JULY 19, 2013

Housing settlement is recipe for inaction

“Swatting away more Astorino nonsense,” is the subject line of a recent email from Peter Harckham, our Westchester County legislator.

“Mr. Astorino has mounted an unprecedented campaign of public deception about Westchester’s housing obligations — posing as our protector against an imaginary threat of his own creation,” said Noam Bramson, the mayor of New Rochelle and the Democratic challenger to Mr. Astorino, in a recent op-ed piece. “Here is his fictional account: the department of Housing and Urban Development has increased Westchester’s housing requirement from 750 units to nearly 11,000, at a taxpayer cost of $1 billion, while also demanding the elimination of all local zoning codes to permit high-rise construction in every neighborhood. Fortunately, this scary-sounding description is completely untrue.”

Yet Mr. Astorino has plenty of evidence to back his claim that HUD and the federal government could be asking for far more than 750 units. Mr. Astorino was quoting from a letter sent to his office by Vincent Hom, HUD’s director of community planning and development. Mr. Hom was referring to a 2004 county-sponsored Rutgers University report that foresees a need for 11,000 fair and affordable units. Any municipality identified as having exclusionary zoning practices may risk future HUD or federal funds.

And this number may have more relevance than Democratic legislators want to believe, as more than one federal administrator sees them as legally binding. Whether or not this is a “suggestion” or a legal mandate is far from clear.

“The county’s study recognized 10,768 affordable units as the regional need,” wrote Maurice Jones, another HUD representative, in a letter to county legislator Ken Jenkins.

Housing monitor James Johnson suggested in a letter earlier this year that Pound Ridge alone could be required to build 172 additional fair and affordable housing units. “The unadopted affordable housing allocation plan produced in 2005 by the county’s planning department called for 184 affordable housing units in Pound Ridge, of which only 12 have been built in the interim, leaving a balance of 172 units,” Mr. Johnson wrote.

HUD’s Adam Glantz set a different standard in an email last week to reporter Don Heppner. Mr. Glantz references as “inaccurate” the statement of a Bedford official who declared “HUD insists only on accepting new construction in the settlement.”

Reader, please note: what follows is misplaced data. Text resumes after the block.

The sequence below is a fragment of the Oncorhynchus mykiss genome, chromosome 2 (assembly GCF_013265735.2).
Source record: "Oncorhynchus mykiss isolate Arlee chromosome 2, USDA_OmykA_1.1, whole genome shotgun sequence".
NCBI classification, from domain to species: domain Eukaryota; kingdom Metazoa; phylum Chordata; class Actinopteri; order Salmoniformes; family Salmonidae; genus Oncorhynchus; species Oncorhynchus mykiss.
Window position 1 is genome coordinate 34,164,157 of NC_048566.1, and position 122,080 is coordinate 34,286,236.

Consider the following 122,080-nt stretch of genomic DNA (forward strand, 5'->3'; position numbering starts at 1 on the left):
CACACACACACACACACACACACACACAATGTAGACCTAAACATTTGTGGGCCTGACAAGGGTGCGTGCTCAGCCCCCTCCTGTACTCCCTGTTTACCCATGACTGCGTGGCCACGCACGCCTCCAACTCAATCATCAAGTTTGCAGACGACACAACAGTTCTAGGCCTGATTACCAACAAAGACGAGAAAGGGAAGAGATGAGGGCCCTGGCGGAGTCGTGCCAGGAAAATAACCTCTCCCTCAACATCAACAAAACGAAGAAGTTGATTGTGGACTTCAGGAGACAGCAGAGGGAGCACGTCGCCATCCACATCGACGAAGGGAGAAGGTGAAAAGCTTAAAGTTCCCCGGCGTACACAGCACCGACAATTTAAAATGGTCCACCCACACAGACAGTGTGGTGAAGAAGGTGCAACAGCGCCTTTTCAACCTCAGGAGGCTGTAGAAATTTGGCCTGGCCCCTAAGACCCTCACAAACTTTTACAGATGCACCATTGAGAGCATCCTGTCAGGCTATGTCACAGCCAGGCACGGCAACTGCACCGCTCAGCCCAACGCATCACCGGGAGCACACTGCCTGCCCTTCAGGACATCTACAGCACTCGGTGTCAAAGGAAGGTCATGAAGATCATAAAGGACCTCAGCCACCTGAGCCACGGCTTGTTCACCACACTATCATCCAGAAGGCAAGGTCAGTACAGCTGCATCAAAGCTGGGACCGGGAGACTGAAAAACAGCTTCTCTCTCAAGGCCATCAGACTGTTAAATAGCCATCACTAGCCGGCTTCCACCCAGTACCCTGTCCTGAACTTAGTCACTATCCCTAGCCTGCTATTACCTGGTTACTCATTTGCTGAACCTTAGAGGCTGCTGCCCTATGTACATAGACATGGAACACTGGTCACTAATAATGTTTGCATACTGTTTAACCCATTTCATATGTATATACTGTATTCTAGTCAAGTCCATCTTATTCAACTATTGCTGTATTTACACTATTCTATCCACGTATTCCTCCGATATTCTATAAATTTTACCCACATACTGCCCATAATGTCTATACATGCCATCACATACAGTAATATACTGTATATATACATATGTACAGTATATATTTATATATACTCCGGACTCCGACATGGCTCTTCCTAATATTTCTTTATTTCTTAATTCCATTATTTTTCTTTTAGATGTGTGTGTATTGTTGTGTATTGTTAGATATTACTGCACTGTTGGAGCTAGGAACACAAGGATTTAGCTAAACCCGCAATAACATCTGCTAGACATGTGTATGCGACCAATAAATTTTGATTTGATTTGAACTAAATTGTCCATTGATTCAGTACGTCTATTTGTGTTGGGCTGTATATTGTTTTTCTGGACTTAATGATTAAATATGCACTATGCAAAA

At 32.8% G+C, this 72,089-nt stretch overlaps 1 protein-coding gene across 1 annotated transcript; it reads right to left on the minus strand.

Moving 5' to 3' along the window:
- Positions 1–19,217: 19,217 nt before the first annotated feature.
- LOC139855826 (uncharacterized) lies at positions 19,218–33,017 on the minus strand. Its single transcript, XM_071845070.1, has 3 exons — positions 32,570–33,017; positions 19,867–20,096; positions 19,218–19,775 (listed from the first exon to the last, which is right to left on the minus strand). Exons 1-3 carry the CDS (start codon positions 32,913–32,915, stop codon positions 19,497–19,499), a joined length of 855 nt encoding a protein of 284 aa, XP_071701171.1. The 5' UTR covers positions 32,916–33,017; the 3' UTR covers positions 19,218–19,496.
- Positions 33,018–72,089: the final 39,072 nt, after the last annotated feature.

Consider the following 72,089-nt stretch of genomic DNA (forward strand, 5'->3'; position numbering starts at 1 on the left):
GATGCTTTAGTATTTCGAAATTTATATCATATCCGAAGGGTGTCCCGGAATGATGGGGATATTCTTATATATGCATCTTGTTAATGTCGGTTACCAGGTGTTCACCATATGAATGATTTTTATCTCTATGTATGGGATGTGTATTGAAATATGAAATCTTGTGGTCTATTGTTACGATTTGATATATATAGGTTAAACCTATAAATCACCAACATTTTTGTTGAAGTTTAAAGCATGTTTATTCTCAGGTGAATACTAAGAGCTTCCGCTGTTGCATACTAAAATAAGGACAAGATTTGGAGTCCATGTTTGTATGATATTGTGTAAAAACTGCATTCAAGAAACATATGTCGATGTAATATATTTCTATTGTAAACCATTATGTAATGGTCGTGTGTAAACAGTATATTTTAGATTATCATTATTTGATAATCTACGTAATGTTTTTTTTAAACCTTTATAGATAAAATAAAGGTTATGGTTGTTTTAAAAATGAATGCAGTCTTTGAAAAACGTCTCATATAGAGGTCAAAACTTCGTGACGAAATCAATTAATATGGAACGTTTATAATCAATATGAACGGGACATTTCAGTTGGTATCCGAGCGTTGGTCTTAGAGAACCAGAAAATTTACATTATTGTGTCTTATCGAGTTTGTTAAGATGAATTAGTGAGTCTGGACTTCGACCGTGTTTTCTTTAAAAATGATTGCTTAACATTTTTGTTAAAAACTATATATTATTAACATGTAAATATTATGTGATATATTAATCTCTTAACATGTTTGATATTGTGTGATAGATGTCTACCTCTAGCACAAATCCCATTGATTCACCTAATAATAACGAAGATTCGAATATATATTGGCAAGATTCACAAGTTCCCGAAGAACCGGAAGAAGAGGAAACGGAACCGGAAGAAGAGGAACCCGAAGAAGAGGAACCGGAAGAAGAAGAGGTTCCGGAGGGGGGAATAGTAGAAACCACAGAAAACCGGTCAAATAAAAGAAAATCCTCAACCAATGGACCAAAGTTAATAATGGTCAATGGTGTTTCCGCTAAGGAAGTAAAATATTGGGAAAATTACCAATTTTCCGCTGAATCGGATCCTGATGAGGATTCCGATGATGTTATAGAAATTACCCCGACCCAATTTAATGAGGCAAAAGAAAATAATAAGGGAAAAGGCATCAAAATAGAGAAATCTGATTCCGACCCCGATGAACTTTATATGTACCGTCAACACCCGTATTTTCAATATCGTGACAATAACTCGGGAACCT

“Please be apprised that the settlement does not require that all units be new construction,” said Mr. Glantz. “In fact, the settlement allows for a limited number of existing units which may be ‘counted’ toward the county’s settlement obligation. Up to 25 percent of the total number of affordable AFFH units … may be achieved through the acquisition of existing housing units … I hope that this fact clarifies any false impressions your readers may have gained from reading the article and that you will be kind enough to make this correction in your next edition.”

While we appreciate Mr. Glantz’s comments, we would appreciate a unified and consistent response from Mr. Glantz, Mr. Hom and Mr. Johnson, among other interlocutors, in response to questions posed by both the county executive and the board of legislators.

It is worrisome that HUD and the housing monitor are unable to agree in simple language on whether the 750 is a satisfactory benchmark, a lower limit, or moot because of much higher housing requirements. Are the almost-11,000 units referenced a “need” or a “law”? HUD officials seem at odds even among themselves. In addition, HUD and the monitor must issue consistent statements on whether or not existing structures will be counted toward the affordable stock. Finally, what formula is at work in determining how and when an existing property — not new construction — may be used to satisfy fair housing requirements?

The housing settlement looms as the big issue of the November county election. As it approaches, claims on both sides are going to get wilder and shriller. It gives politicians something to get vocal about in an election year — a hot-button issue that will wake up the fringes — and pretty much guarantees further inaction when it comes to pursuing realistic goals of fair and affordable housing in Westchester.


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